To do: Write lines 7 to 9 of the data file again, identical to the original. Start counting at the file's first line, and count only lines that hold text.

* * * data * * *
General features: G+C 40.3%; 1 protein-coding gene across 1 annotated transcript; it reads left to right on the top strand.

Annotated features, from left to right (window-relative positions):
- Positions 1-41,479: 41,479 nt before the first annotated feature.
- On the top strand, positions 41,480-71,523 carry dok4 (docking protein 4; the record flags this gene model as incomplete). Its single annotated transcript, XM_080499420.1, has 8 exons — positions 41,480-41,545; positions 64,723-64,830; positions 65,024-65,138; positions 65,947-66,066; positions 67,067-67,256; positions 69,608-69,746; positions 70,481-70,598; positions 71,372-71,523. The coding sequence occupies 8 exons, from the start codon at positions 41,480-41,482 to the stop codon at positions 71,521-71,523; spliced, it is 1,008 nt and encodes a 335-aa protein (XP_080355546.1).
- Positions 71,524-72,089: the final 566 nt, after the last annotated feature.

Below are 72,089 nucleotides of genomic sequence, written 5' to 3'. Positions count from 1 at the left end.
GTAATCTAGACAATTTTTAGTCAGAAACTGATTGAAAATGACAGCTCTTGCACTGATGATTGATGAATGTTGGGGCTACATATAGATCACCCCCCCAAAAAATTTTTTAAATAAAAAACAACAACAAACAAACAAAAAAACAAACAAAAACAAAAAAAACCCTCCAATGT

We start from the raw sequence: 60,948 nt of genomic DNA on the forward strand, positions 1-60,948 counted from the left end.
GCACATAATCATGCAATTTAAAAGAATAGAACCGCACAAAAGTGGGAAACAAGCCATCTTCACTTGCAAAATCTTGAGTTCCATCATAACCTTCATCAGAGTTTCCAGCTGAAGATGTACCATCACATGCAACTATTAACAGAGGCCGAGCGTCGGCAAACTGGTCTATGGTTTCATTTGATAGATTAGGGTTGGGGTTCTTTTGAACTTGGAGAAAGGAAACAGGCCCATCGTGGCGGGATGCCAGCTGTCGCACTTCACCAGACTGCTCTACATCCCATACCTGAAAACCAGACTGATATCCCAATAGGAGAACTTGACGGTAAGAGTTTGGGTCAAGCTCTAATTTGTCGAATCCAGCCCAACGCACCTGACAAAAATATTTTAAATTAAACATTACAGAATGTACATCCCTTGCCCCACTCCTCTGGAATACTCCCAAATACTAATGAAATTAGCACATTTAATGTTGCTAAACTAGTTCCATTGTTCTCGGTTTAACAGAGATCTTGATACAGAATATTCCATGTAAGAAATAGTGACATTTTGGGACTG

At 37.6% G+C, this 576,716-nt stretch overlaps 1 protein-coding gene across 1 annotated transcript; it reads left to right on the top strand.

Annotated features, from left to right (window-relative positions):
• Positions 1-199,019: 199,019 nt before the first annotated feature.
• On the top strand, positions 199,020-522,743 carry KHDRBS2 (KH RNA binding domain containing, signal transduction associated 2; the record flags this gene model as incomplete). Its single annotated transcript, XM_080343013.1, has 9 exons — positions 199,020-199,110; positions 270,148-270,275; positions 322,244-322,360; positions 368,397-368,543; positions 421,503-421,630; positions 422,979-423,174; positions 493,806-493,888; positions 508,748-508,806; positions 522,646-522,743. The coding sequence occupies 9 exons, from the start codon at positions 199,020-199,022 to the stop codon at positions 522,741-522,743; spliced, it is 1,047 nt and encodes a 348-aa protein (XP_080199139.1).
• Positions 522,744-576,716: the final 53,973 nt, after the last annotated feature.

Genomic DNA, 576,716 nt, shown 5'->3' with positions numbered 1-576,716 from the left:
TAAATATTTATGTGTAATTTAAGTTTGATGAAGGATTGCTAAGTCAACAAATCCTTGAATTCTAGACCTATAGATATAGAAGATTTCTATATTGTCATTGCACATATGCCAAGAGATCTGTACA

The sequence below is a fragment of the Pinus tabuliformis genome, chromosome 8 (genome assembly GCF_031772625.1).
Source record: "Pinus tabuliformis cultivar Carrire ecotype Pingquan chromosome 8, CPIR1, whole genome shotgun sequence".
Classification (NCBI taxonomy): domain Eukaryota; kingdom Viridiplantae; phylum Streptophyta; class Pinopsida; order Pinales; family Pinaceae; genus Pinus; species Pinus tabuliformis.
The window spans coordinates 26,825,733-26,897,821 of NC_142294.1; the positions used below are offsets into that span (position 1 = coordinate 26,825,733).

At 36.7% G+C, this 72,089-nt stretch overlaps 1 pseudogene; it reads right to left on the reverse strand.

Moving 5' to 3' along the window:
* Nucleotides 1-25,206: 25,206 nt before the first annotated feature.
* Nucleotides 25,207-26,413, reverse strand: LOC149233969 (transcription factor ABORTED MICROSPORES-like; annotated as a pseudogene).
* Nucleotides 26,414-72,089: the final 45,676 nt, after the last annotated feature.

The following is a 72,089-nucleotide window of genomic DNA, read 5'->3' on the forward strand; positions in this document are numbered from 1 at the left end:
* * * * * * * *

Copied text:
GTAATCTAGACAATTTTTAGTCAGAAACTGATTGAAAATGACAGCTCTTGCACTGATGATTGATGAATGTTGGGGCTACATATAGATCACCCCCCCAAAAAATTTTTTAAATAAAAAACAACAACAAACAAACAAAAAAACAAACAAAAACAAAAAAAACCCTCCAATGT

We start from the raw sequence: 60,948 nt of genomic DNA on the forward strand, positions 1-60,948 counted from the left end.
GCACATAATCATGCAATTTAAAAGAATAGAACCGCACAAAAGTGGGAAACAAGCCATCTTCACTTGCAAAATCTTGAGTTCCATCATAACCTTCATCAGAGTTTCCAGCTGAAGATGTACCATCACATGCAACTATTAACAGAGGCCGAGCGTCGGCAAACTGGTCTATGGTTTCATTTGATAGATTAGGGTTGGGGTTCTTTTGAACTTGGAGAAAGGAAACAGGCCCATCGTGGCGGGATGCCAGCTGTCGCACTTCACCAGACTGCTCTACATCCCATACCTGAAAACCAGACTGATATCCCAATAGGAGAACTTGACGGTAAGAGTTTGGGTCAAGCTCTAATTTGTCGAATCCAGCCCAACGCACCTGACAAAAATATTTTAAATTAAACATTACAGAATGTACATCCCTTGCCCCACTCCTCTGGAATACTCCCAAATACTAATGAAATTAGCACATTTAATGTTGCTAAACTAGTTCCATTGTTCTCGGTTTAACAGAGATCTTGATACAGAATATTCCATGTAAGAAATAGTGACATTTTGGGACTG